The purely utilitarian model was turned into a luxury article of CLOTHING in the eighteenth century, being made of materials like SILVER LACE or GOLD LACE or MUSLIN. Fabrics suitable for making up into these fashionable aprons were imported from India and the Far East, which explains why 'Apron' was defined as a muslin in one act [Acts (1700)], and why the STOCKING FRAME was adapted to work elaborate aprons made of, for example, BRUSSELS LACE and OPEN WORK. In this form it was without a bib which were reserved for servants' aprons. These fashionable aprons are found advertised for sale READY MADE. For example, one retailer advertised 'Fifty Suits of curious worked Aprons and treble Ruffles, 3 Guineas the Suit' [Newspapers (1780)], another '50 doz. of very curious open work'd Tambour aprons; only 6s 6d the Apron, worth 9s - 20 dozen Sprigg'd and open work'd Tambour Aprons at 10s 6d, worth £1 1s each from there to £3 3s' [Newspapers (1782)].
The meaning of apron was extended to include other sorts of covering; for example for drivers of carriages, hence 'Gig Aprons' [Tradecards (1800)], and in construction as in 'thre apornes of lead waying on& on halfe & fower pounds xvjs xd' [Inventories (1602)].
Found described as with Bib, bordered, bouffon, CHILD, of all colours, curious Moravian worked, EMBROIDERED, FASHIONABLE, FINE, flounced, FLOWERED, LARGE, minionetted, OLD, OPEN WORK, short, tambour, TROLLY, WHITE, WORKED Found made of CALF SKIN, CANVAS, DORNICK, FLAXEN, GAUZE, HOLLAND, LAWN, LEATHER, LENO, LINEN, LINSEY, MUSLIN, NET, PARAGON, SAY, SILK, SKIN, SPRIGGED - MUSLIN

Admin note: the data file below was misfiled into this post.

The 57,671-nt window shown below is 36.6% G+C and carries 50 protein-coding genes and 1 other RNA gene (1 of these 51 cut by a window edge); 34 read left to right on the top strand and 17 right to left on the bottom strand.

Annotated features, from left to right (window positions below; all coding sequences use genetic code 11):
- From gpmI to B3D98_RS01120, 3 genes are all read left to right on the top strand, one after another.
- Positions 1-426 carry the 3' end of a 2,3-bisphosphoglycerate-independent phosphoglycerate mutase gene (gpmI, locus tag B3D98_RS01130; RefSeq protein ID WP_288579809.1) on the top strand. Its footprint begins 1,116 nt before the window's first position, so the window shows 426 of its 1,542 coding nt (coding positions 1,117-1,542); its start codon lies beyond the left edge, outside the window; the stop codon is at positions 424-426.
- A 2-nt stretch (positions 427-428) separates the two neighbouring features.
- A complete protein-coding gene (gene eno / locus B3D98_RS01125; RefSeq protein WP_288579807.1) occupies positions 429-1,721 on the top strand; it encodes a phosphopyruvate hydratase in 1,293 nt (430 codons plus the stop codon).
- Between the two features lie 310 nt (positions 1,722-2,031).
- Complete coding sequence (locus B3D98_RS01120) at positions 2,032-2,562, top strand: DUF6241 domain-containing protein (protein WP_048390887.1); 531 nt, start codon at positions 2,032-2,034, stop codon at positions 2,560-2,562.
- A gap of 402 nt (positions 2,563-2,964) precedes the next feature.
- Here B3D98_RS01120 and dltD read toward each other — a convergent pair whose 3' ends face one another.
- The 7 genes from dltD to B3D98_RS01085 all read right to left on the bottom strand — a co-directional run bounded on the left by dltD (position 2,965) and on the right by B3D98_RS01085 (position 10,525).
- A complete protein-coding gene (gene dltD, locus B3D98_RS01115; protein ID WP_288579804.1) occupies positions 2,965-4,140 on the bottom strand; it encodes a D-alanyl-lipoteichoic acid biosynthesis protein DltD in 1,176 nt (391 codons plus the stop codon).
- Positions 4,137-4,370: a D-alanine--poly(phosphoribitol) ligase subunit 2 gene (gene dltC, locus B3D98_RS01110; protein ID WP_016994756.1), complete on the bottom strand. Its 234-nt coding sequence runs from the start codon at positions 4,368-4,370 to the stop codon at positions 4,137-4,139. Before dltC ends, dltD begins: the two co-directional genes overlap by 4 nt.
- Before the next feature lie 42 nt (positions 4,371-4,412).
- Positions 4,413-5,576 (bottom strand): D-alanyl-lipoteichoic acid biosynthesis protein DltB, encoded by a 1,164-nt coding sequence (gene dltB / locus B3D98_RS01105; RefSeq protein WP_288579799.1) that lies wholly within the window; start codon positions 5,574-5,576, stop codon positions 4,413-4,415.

The string with which an APRON is tied on, made of TAPE or INKLE or similar tough band. They were sold separately from the apron itself, which was probably offered as no more than an appropriately sized piece of cloth. This is why, for example Sarah Fell sometimes recorded the two together [Diaries (Fell)], but more often the purchase of the strings separately as 'by mo pd for inkle for apron strings for Mother 00 00 01½' [Diaries (Fell)]. They have not, however, been noted as such in the shops.
This is a TEXTILE, sometimes STRIPED or CHECKED, suitable for making an APRON. In the Gloucester Coastal Port Books and in sources connected with the Severn valley, aproning was probably woven at KIDDERMINSTER [Gloucester Coastal Port Books (1988)], but it was made elsewhere as well, for example by the DORNICK weavers of East Anglia [Kerridge (1985)].
OLIVE OIL from the region of eastern Italy formerly called Apulia. Apart from its appearance in the Books of Rates as 'Apuglia Oyl' [Rates (1657)]; [Rates (1660)], it does not appear in the Dictionary Archive, and so was probably not distinctive enough to be distinguished in the shops. It was probably what was later called 'Calabrian oil'; this was less esteemed than the best qualities of olive oil [Simmonds (1906)].